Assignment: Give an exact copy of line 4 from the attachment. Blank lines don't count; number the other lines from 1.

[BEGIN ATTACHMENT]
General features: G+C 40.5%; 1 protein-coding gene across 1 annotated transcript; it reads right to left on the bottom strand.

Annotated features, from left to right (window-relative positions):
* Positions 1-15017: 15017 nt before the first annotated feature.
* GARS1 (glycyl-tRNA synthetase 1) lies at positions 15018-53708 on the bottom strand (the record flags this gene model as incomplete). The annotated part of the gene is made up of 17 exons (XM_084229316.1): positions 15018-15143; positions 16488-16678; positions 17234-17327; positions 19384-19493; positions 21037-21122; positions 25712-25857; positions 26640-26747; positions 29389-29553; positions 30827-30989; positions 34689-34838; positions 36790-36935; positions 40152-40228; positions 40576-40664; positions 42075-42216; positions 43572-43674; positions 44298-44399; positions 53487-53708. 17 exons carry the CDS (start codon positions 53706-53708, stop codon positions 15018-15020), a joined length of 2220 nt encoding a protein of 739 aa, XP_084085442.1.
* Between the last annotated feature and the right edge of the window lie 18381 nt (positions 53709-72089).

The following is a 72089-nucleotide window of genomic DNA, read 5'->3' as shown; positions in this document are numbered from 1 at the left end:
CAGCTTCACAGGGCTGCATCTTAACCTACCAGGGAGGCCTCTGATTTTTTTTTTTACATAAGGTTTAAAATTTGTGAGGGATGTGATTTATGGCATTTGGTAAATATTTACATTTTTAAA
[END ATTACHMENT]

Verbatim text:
* GARS1 (glycyl-tRNA synthetase 1) lies at positions 15018-53708 on the bottom strand (the record flags this gene model as incomplete). The annotated part of the gene is made up of 17 exons (XM_084229316.1): positions 15018-15143; positions 16488-16678; positions 17234-17327; positions 19384-19493; positions 21037-21122; positions 25712-25857; positions 26640-26747; positions 29389-29553; positions 30827-30989; positions 34689-34838; positions 36790-36935; positions 40152-40228; positions 40576-40664; positions 42075-42216; positions 43572-43674; positions 44298-44399; positions 53487-53708. 17 exons carry the CDS (start codon positions 53706-53708, stop codon positions 15018-15020), a joined length of 2220 nt encoding a protein of 739 aa, XP_084085442.1.